‘They tell the prophets, “Don’t tell us what is right. Tell us nice things. Tell us lies. Forget all this gloom. Get off your narrow path. Stop telling us about your ‘Holy One of Israel.’” (Isaiah 30:10-11 NLT).

September 18, 2018

The Lord told Isaiah that the people of Judah would be known for rebelling against Him, telling the prophets to stop preaching about the coming judgment and the Messiah. In their rebellion against God, it seemed they could no longer tolerate sound teaching, especially anything about the “Holy One of Israel.”

There are many today who would silence the preaching of God’s Word, especially any mention of the Holy One, Jesus Christ. In some settings, the preacher is actually allowed to pray publicly, but asked not to say the name of Jesus. Yet, there remains a people in the earth who have given their hearts to Christ, who love to hear the name of Jesus and the preaching of His Word.

Besides it isn’t really preaching if we don’t preach the gospel of Jesus Christ. As the apostle Paul said, “I decided to know nothing among you except Jesus Christ and him crucified” (1 Cor. 2:2). And later he said, “Woe to me if I do not preach the gospel!” (1 Cor. 9:16).

When our preaching team prepares sermons, we always ask ourselves, “Are we preaching the gospel of Jesus Christ?” Otherwise, we are just saying “nice things” that have no power. We cannot stop telling others about the Holy One, Jesus Christ!

“But you are a tower of refuge to the poor, O Lord, a tower of refuge to the needy in distress. You are a refuge from the storm and a shelter from the heat” (Isaiah 25:4 NLT).

September 17, 2018

In the midst of Isaiah’s prophecy concerning the nations, he makes this declaration concerning the Lord. The Lord is a strong tower of refuge and a shelter for the poor and distressed. As we consider the aftermath of Hurricane Florence on Eastern NC, may we take encouragement from Isaiah’s words. Many have lost homes and possessions, but the Lord is a refuge to the poor. Many are getting up this day and feeling discouraged. But the Lord is a shelter from the muggy heat and distress that follows a storm..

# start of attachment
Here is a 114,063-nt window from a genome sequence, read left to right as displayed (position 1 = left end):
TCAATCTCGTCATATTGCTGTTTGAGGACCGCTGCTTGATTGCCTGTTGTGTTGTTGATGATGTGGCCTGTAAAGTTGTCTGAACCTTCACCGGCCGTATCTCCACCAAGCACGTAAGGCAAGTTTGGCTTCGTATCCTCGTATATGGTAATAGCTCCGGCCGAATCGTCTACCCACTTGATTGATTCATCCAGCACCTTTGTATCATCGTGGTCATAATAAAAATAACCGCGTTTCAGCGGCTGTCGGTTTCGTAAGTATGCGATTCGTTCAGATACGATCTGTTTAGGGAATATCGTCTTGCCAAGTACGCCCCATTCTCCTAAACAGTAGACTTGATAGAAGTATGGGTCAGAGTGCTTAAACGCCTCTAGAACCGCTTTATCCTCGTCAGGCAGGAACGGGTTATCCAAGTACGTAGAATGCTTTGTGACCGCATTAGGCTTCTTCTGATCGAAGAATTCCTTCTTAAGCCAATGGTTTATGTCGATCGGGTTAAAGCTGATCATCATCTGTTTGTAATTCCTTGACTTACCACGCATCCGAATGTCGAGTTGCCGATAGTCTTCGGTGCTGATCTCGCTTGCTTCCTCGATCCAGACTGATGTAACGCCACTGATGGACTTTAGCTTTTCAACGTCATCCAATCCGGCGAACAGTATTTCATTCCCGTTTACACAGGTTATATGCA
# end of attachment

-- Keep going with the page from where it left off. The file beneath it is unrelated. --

Let us offer help and serve those who are in need in the name of Jesus. And let us also make sure to pray for them and offer this word from Isaiah to them, that the Lord is a strong tower and refuge from the storm!

“The Lord held out his hand over the sea and shook the kingdoms of the earth” (Isaiah 23:11 NLT).

September 16, 2018

Isaiah prophesied the destruction of the seaport city of ancient Tyre. He spoke of God’s power over land and sea. In the aftermath of Hurricane Florence, we are thankful for God’s protection. We are reminded of what the disciples of Jesus said of Him after He calmed the storm on the Sea of Galilee, “Even the winds and the sea obey Him” (Matt. 8:27).

Thank you Lord for your protection and care. Now, empower us to help our neighbors throughout Eastern NC who have been hurt by the storm. Amen.

“In that day Egypt and Assyria will be connected by a highway. The Egyptians and Assyrians will move freely between their lands, and they will both worship God. In that day Israel will be the third, along with Egypt and Assyria, a blessing in the midst of the earth” (Isaiah 19:23-24 NLT).

September 15, 2018

The Lord spoke through Isaiah concerning a day when the rivalry between Egypt and Assyria would end, and Israel would no longer be the battleground between them. This must have been an astounding prophecy for that time. For Egypt and Assyria had been sworn enemies and Israel suffered between them in a brutal tug-of-war. Yet, the Lord said a day was coming when a “highway” would connect them.